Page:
Google’s DeepMind is using AI to explore dopamine’s role in learning
Deep learning algorithms can outperform humans in a number of areas, from classifying images and reading lips to diagnosing diabetes. But despite such superhuman levels of proficiency, they’re disadvantaged in the rate at which they learn. It takes the best machine learning algorithms hundreds of hours to master classic video games that take the average person just a few hours.
Recently, AI systems have mastered a range of video-games such as Atari classics Breakout and Pong. But as impressive as this performance is, AI still relies on the equivalent of thousands of hours of gameplay to reach and surpass the performance of human video game players. In contrast, we can usually grasp the basics of a video game we have never played before in a matter of minutes.
Meta-learning, or the process of learning quickly from examples and deriving rules from those examples over time, is thought to be one of the reasons that humans attain new knowledge more efficiently than their computer counterparts. But the mechanisms of meta-learning are not yet clear to the scientists.
In an attempt to shed light on this process, researchers at DeepMind in London modeled human physiology using a recurrent neural network.
A recurrent neural network (RNN) is a class of artificial neural network where connections between nodes form a directed graph along a sequence. This allows it to exhibit dynamic temporal behavior for a time sequence. Unlike feedforward neural networks, RNNs can use their internal state (memory) to process sequences of inputs. This makes them applicable to tasks such as unsegmented, connected handwriting recognition or speech recognition. Wikipedia.org
The reward prediction error of the network — the signal that mathematically optimizes the algorithm over time through trial and error — stood in for dopamine, the chemical in the brain that affects emotions, movements, and sensations of pain and pleasure, which is thought to play a key role in the learning process.
The researchers set the system loose on six neuroscientific meta-learning experiments, comparing its performance to that of animals that had been subjected to the same test. One of the tests, known as the Harlow Experiment, tasked the algorithm with choosing between two randomly selected images, one of which was associated with a reward. In the original experiment, the subjects (a group of monkeys) quickly learned a strategy for picking objects: choosing an object randomly the first time, then choosing reward-associated objects the second and each subsequent time thereafter.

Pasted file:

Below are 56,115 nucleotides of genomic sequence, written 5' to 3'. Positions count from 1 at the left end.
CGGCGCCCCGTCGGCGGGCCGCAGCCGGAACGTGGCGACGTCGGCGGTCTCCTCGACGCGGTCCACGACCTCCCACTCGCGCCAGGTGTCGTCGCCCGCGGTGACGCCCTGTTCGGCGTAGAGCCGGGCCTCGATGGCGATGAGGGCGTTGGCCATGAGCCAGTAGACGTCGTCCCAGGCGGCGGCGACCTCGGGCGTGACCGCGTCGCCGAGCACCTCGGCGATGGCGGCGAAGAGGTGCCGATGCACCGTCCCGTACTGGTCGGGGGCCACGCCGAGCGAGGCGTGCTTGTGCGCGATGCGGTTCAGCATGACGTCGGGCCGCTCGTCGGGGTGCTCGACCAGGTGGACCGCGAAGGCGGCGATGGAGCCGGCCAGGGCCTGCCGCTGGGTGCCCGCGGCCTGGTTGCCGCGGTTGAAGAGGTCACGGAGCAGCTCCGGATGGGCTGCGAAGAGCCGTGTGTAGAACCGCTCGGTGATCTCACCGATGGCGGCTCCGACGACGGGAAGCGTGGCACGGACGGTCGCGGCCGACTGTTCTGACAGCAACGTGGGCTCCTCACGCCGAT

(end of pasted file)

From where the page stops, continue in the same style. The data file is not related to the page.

The algorithm, using the virtual computer screen performed much like the animals, making reward-associated choices from new images it hadn’t seen before. Moreover, the researchers noted, the learning took place in the recurrent neural network, supporting the theory that dopamine plays a key role in meta-learning.
The AI system behaved the same even when the weights — the strength between two neural network nodes, akin to the amount of influence one firing neuron in the brain has on another — were frozen. In animals, dopamine is believed to reinforce behaviors by strengthening synaptic links in the prefrontal cortex. But the consistency of the neural network’s behavior suggests that dopamine also conveys and encodes information about tasks and rule structures, according to the researchers.
Neuroscientists have long observed similar patterns of neural activations in the prefrontal cortex, which is quick to adapt and flexible, but have struggled to find an adequate explanation for why that’s the case, the DeepMind team wrote in a blog post.
The idea that the prefrontal cortex isn’t relying on slow synaptic weight changes to learn rule structures, but is using abstract model-based information directly encoded in dopamine, offers a more satisfactory reason for its versatility.
The idea that AI systems mimic human biology isn’t new, of course. A study conducted by researchers at Radboud University in the Netherlands found that recurrent neural networks can predict how the human brain processes sensory information, particularly visual stimuli. But for the most part, those discoveries have informed machine learning rather than neuroscientific research.
The dopamine study, the paper’s authors wrote, shows that medicine has as much to gain from neural network research as computer science does.
Unfortunately, big-picture changes usually come more slowly in medicine due to entrenched hospitals and insurers and the necessary diligence required when dealing with a person’s well-being.
This work was completed by Jane X. Wang, Zeb Kurth-Nelson, Dharshan Kumaran, Dhruva Tirumala, Hubert Soyer, Joel Z. Leibo, Demis Hassabis and Matthew Botvinick.
Download the Nature Neuroscience paper here.
Download the original paper here.